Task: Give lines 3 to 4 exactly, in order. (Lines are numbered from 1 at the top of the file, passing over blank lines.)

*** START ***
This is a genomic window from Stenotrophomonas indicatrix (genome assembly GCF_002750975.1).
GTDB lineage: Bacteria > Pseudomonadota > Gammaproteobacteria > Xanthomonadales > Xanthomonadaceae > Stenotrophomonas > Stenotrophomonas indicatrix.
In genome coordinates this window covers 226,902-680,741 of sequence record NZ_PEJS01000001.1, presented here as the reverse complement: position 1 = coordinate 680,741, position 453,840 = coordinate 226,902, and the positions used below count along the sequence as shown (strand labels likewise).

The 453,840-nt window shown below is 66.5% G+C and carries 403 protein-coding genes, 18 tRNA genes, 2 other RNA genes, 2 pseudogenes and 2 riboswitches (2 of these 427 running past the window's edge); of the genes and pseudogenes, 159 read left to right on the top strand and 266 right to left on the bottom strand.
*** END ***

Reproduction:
In genome coordinates this window covers 226,902-680,741 of sequence record NZ_PEJS01000001.1, presented here as the reverse complement: position 1 = coordinate 680,741, position 453,840 = coordinate 226,902, and the positions used below count along the sequence as shown (strand labels likewise).

The 453,840-nt window shown below is 66.5% G+C and carries 403 protein-coding genes, 18 tRNA genes, 2 other RNA genes, 2 pseudogenes and 2 riboswitches (2 of these 427 running past the window's edge); of the genes and pseudogenes, 159 read left to right on the top strand and 266 right to left on the bottom strand.